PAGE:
Wednesday, October 31, 2007

Fire's progression



I want to start first by expressing my appreciation to those who have asked for updates and expressed their caring thoughts. I recognize that we live in a time of short attention spans (me included) and that it's hard to give much extended attention to something that doesn't personally affect you. So thank you thank you thank you for sticking with this so far.

Here's something that I personally find enormously ineresting (did someone sound the geek alarm?): http://www.ocregister.com/multimedia/fires_07/

On this map, you can see the beginning of the fire perimeter and the point of origin on Sunday, Oct. 21. Move the slider to Monday, Oct. 22 and you can see how very quickly this fire spread - like wildfire! - due to the high, hot, dry winds that rapidly scattered flames in all directions. Keep moving the slider through each day and you can see the enormous effect that lighter winds, cooler temperatures and the enormous efforts by firefighting personnel have had in slowing the progression each day.

Current status (as of this morning, Wed. Oct. 31):

  • Fire continues to move east and north
  • About 200 homes still threatened; 15 homes destroyed
  • Mandatory evacuations continue for several canyon areas
  • Acres burned: Approximately 28,445
  • Containment: 90 percent
  • Full containment expected: Sunday
  • Full control: unknown
  • Firefighters on scene: 1,948 firefighters, 167 engines/trucks, 32 handcrews, 18 bulldozers. 634 officers from the Orange County Sheriff's Department. 100-plus officers from California Highway Patrol
  • Aircraft: 12 helicopters, 8 air tankers, 13 water tenders

This gives an idea of the enormous number of resources currently deployed to the fire that's been burning for 11 days now. (There are still 5-6 other fires - out of the original 20 - that are still burning.) Ash in the burned areas is as much as a foot deep. They want to light backfires in the unburned brush in the rugged, steep hillsides near the northeast corner of the perimeter in an effort to destroy any fuel that could reignite the wildfire. This is necessary in anticipation of high winds that are expected on Friday. We're having a lot of humidity, though, and the brush is too wet to burn, so we're hoping for lower humidity to light the backfires and burn the brush in a controlled manner before Friday.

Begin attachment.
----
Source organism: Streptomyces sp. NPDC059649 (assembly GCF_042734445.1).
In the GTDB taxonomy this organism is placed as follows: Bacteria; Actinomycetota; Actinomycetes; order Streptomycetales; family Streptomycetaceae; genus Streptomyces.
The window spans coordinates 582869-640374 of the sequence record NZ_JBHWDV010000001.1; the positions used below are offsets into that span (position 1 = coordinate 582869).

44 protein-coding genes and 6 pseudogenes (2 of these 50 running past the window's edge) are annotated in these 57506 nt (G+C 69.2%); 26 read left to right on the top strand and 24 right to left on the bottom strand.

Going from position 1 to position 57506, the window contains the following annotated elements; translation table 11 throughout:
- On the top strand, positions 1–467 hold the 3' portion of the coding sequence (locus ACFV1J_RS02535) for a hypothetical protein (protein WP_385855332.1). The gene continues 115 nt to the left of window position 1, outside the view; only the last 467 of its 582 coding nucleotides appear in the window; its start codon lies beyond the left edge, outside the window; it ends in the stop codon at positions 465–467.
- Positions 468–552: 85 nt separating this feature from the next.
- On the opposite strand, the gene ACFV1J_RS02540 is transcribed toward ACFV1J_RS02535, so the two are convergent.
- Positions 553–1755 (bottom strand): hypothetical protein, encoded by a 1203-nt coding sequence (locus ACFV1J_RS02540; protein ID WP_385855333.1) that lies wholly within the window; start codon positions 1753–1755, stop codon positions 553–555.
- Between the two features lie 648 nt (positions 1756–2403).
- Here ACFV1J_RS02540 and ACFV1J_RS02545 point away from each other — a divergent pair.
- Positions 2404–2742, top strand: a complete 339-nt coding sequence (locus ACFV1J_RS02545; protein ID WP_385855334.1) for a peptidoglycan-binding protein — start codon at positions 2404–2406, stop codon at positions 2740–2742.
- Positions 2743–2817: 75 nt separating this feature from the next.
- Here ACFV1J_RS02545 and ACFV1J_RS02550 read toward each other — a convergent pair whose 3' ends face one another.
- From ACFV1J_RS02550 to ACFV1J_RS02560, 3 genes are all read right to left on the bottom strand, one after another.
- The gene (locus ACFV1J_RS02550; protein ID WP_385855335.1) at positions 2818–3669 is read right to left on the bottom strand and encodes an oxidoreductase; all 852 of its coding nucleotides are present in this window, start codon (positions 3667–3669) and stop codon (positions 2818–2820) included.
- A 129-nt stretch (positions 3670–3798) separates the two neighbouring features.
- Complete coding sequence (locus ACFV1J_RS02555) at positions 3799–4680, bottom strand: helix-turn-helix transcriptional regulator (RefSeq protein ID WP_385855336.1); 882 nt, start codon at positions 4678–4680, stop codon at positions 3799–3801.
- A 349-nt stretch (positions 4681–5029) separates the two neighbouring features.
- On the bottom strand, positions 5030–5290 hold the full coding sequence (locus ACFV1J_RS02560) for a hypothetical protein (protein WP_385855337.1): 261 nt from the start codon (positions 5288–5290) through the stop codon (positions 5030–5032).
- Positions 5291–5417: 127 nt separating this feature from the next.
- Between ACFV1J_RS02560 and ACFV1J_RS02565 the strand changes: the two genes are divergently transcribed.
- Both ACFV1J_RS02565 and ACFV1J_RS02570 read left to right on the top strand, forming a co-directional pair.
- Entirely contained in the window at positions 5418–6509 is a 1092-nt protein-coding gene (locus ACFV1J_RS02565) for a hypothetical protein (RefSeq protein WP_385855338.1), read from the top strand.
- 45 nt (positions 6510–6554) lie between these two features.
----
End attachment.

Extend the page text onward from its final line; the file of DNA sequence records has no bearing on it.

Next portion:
If all goes well, the fire may be contained by Friday. In addition to the fully burning areas, there continue to be dozens of small and large fires - random hot spots - throughout the rugged and nearly inaccessible terrain that they are fighting. In the topo map above, I've circled the area of my daughter's home in Lake Elsinore, with the wildnerness of the Cleveland National Forest between her and the fire. The fire is still 8 miles away and isn't advancing as before. We're so grateful.


***
Today's simple pleasure: No more smoke smell in the office - woo-hoo!

4 comments:

Cécile said...

This sounds like good news, Rose. I hope the fires are under control soon and out before long. I'm glad to hear your daughter's home hasn't been hit, but what an awful mess. The picturs and maps are amazing.

Praying you'll all be safe.

Ceci

Cécile said...

Rose, you should check Britt-Arnhild's blog today.

Amber said...

Well, if you're a geek, then I'm one, too...I find this stuff fascinating. Felt the same way during tsunami relief...watching the seismic updates in our command post meetings. The earth is absolutely fascinating...but even more so, the human resilience and compassion that arises from the ashes. Still keeping you and yours in my thoughts and prayers!

Rose said...

Ceci - thanks for the top to visit Britt-Arnhild. I commented with some info. Namaste!

Amber - Instead of freaks of nature, I guess we're Geeks of Nature. *smile* Thank you dearly for your prayers. Only 10% remains to be contained, but the winds could spread it again this weekend. Praying for all good for those who are fighting this.